If there’s water in the lines, turn on the pump to see (and hear) how it works. Test faucets. Flush the toilet. Turn on the furnace and air conditioning. Open windows and blinds. If the camper has slides, slide them out and in to ensure they work. Roll out the awning. Test automatic jacks and landing gears. You get the point…
Test everything you can before you commit to buy. And again, if you can’t do it yourself, either ask for an independent inspection or have the seller send you a video of them testing these items out.
Where Has the Camper Been Stored?
Where the camper is stored is very important. That’s because campers that are stored outside suffer from sun damage as the years go by. Some of this damage isn’t a big deal, like stickers that peel on the exterior of the trailer. But other damage can be severe, like to the roof or tires.
If a camper has been stored outside, ask if it has been covered in some way (i.e., a camper cover) and if the tires have been covered. If they haven’t, the damage might be obvious to your eye, but it never hurts to ask.
Buying a Used Camper: What is the Condition of the Electrical System?
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The batteries in a typical camper might last 4-5 years. And though they aren’t a huge expense to replace, a camper with newer batteries might be more attractive to you than a similar camper with batteries on their last legs. Also ask if they are deep cycle and how many volts they are.
Inquire if there’s an inverter in the camper, a solar system, or if the camper comes with a generator. The condition and level of use of these items is important. So too is whether or not they are present on the camper – after all, a solar system or a generator can be an expensive add-on.
How Large are the Tanks?
You’ll want to know how large the fresh water tank is when buying a used camper. It’s also good to know how large the water heater is as well as the gray and black tanks.
While you’re at it, ask if the camper comes with propane tanks, how large they are, and how much (if any) propane is left in them.
Inquire about how these systems work as well. It’s easy to test the propane tanks if they are installed and have propane in them. It’s a little more difficult to test something like the water heater as it needs time to heat up. An inspection will answer questions about these systems.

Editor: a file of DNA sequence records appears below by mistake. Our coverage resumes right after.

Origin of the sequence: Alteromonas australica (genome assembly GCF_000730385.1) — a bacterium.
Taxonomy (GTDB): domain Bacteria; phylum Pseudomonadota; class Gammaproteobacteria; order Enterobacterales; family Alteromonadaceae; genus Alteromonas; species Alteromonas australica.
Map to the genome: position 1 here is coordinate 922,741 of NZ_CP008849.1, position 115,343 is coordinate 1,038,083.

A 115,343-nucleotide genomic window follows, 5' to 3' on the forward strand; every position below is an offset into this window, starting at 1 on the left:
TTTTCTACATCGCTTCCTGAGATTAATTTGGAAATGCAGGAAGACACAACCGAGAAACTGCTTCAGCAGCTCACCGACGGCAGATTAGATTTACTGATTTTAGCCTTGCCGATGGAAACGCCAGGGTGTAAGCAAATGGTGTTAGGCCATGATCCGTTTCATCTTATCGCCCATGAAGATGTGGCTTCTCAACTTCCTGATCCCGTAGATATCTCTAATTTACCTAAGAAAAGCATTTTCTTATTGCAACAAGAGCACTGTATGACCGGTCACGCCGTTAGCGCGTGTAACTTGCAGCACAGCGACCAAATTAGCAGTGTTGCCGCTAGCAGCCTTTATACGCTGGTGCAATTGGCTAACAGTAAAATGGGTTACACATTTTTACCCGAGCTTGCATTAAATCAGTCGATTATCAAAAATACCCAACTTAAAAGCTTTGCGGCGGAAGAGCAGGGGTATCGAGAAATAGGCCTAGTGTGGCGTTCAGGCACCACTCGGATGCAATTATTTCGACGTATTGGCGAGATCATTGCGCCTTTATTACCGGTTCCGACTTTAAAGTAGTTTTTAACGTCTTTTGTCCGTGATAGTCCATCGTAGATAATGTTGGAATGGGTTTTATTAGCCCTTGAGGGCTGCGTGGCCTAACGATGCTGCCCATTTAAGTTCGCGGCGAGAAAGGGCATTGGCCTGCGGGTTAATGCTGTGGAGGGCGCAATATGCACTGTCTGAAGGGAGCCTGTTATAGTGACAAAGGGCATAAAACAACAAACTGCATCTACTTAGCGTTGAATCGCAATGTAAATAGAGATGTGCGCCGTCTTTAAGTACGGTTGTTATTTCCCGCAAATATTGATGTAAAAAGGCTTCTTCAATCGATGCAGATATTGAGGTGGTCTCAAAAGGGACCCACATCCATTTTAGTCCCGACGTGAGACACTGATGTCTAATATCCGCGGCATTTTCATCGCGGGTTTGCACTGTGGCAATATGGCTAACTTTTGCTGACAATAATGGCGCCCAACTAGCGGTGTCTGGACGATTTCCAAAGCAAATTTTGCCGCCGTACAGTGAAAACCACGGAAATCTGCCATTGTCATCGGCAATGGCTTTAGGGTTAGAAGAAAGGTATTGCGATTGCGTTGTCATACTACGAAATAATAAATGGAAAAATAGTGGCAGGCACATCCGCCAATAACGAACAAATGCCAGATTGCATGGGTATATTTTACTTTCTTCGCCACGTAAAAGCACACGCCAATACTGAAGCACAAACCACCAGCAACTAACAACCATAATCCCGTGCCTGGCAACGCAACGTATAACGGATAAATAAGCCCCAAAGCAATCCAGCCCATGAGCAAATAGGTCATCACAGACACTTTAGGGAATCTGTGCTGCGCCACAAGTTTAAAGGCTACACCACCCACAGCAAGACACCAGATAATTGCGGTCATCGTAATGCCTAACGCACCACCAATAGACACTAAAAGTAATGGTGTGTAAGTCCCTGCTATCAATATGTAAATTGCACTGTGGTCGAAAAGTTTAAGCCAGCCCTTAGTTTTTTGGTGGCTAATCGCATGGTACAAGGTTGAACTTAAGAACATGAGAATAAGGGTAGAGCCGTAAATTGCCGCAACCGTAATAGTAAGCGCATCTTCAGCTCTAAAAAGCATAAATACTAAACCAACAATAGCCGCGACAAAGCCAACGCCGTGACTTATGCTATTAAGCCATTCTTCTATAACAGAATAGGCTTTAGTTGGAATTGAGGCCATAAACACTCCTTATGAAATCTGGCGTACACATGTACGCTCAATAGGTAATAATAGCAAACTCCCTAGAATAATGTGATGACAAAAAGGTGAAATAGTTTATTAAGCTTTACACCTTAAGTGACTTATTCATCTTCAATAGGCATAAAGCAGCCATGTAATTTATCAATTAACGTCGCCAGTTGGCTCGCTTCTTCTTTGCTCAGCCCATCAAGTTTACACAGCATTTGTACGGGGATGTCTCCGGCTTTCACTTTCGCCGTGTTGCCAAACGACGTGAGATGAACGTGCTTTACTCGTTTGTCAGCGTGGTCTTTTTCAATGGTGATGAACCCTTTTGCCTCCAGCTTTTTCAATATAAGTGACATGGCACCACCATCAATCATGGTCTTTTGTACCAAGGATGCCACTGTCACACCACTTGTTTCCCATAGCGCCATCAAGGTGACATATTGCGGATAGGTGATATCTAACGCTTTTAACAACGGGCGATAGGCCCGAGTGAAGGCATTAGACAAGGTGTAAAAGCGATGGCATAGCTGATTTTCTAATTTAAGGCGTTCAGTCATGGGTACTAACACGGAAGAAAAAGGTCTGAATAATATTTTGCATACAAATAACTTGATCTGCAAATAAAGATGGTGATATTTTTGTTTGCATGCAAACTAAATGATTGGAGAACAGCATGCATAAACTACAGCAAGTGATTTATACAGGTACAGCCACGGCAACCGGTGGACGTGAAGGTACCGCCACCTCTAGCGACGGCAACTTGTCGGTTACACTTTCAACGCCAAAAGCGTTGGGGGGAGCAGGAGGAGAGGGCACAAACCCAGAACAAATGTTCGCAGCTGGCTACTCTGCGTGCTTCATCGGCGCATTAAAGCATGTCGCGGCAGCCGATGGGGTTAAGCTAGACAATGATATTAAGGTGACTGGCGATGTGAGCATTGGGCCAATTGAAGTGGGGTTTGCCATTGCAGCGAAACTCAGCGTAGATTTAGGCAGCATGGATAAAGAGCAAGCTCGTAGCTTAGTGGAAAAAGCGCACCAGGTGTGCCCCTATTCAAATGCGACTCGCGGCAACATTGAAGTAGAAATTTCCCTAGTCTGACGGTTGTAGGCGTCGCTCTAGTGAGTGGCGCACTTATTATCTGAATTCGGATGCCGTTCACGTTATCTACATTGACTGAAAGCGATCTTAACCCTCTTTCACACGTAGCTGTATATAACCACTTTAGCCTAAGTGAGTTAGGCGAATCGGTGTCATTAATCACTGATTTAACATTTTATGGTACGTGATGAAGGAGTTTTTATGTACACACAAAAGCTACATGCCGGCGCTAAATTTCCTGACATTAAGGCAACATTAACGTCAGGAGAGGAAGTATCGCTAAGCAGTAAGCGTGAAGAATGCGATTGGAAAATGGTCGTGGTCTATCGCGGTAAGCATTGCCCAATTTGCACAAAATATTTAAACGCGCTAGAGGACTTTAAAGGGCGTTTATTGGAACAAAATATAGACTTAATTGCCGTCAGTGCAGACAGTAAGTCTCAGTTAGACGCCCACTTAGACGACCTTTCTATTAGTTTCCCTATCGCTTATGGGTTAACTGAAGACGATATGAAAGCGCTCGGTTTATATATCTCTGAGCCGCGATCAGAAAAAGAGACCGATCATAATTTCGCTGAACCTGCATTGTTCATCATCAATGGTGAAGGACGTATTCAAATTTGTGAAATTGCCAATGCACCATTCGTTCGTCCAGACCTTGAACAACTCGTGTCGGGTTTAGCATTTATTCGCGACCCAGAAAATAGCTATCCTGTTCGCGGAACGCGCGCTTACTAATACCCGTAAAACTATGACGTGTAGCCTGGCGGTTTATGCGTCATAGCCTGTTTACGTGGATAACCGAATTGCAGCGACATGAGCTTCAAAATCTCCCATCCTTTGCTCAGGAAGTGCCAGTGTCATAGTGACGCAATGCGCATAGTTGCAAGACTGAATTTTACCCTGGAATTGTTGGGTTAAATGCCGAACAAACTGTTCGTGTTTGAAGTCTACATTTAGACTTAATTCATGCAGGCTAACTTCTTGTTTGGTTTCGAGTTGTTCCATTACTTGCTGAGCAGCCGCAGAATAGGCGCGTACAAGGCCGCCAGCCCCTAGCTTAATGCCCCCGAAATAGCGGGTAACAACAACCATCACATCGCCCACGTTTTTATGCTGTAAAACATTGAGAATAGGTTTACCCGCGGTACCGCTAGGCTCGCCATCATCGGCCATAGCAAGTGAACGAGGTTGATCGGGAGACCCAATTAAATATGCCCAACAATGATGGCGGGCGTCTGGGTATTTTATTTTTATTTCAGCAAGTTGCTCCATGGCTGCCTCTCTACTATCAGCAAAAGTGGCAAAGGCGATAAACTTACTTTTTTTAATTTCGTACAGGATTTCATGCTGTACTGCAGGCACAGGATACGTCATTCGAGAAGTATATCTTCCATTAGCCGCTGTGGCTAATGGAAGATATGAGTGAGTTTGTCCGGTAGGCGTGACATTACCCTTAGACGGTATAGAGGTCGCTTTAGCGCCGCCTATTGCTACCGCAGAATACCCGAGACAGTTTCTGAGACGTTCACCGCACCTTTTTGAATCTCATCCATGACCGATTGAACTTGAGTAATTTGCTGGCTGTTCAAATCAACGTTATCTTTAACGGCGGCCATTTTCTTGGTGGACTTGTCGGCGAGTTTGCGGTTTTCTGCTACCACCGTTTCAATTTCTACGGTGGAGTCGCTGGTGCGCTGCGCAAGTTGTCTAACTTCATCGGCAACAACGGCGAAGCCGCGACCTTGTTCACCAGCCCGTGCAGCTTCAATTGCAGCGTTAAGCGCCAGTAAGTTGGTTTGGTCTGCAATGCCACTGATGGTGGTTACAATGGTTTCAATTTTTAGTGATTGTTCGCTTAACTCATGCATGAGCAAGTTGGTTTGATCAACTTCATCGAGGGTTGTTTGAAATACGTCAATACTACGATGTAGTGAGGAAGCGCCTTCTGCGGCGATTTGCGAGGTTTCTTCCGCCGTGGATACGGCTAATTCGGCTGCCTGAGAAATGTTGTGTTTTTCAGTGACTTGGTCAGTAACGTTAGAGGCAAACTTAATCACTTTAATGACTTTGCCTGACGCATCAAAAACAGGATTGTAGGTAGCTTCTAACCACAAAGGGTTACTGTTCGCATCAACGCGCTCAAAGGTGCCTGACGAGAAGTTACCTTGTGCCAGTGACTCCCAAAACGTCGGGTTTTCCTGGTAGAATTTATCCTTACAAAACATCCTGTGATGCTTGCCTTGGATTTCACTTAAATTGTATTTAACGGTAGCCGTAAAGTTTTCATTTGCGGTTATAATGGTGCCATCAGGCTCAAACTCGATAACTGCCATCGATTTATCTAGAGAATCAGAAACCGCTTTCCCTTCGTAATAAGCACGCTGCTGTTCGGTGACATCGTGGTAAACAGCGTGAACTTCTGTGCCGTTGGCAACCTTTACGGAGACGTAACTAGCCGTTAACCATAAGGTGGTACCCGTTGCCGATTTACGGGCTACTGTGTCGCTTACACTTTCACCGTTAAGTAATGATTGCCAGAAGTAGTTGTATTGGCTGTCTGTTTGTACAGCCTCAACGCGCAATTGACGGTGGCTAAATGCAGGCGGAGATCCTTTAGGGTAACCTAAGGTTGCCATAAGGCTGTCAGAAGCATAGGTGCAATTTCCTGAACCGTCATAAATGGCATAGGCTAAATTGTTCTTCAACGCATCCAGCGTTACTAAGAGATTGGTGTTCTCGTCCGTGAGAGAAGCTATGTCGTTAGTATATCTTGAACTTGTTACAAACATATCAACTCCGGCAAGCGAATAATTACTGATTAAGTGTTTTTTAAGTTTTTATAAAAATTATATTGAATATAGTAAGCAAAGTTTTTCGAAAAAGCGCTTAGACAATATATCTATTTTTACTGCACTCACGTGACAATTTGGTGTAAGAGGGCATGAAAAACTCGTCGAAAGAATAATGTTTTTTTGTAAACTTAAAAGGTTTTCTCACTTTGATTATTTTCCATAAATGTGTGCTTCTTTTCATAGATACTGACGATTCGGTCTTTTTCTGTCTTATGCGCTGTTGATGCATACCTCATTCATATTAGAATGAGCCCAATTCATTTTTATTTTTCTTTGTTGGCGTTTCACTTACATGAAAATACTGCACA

What is the Dry Weight, GVWR, and Tongue Weight?
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The dry weight of a camper is how much it weighs with no fluids, gear, or people on board. The GVWR, or Gross Vehicle Weight Rating, is the maximum weight the trailer can handle when it’s fully loaded. The tongue weight refers to the amount of weight the trailer’s tongue puts on the tow vehicle’s hitch.
Understanding the camper’s GVWR ensures that you are able to tow it safely. Exceeding the GVWR can put undue stress on the camper’s axles, the tow vehicle’s engine and transmission, and make braking and steering more difficult.
Just as importantly, exceeding the tongue weight can cause the back end of the tow vehicle to take on too much stress. This could lead to suspension problems in the back end but can also cause steering response to decrease since there is less weight on the front axle of the vehicle. Ensuring that your vehicle can safely tow the trailer is paramount.
Also ask about the size of the ball hitch that’s needed so you’re sure to have one on hand in case you end up purchasing the camper. Ensure that you have the correct wiring harness as well – 4-pin and 7-pin harnesses are both common.
Buying a Used Camper: Is the Title in Hand?
If the seller has the title in hand, the transaction will be a little smoother than if they have to pay off a loan or lien. It isn’t a deal-breaking situation if the title is not in hand, but just be aware that a few additional steps will be necessary if the title is not free and clear.
With these tips for buying a used camper, you should be all set for having a pleasing camper-buying experience!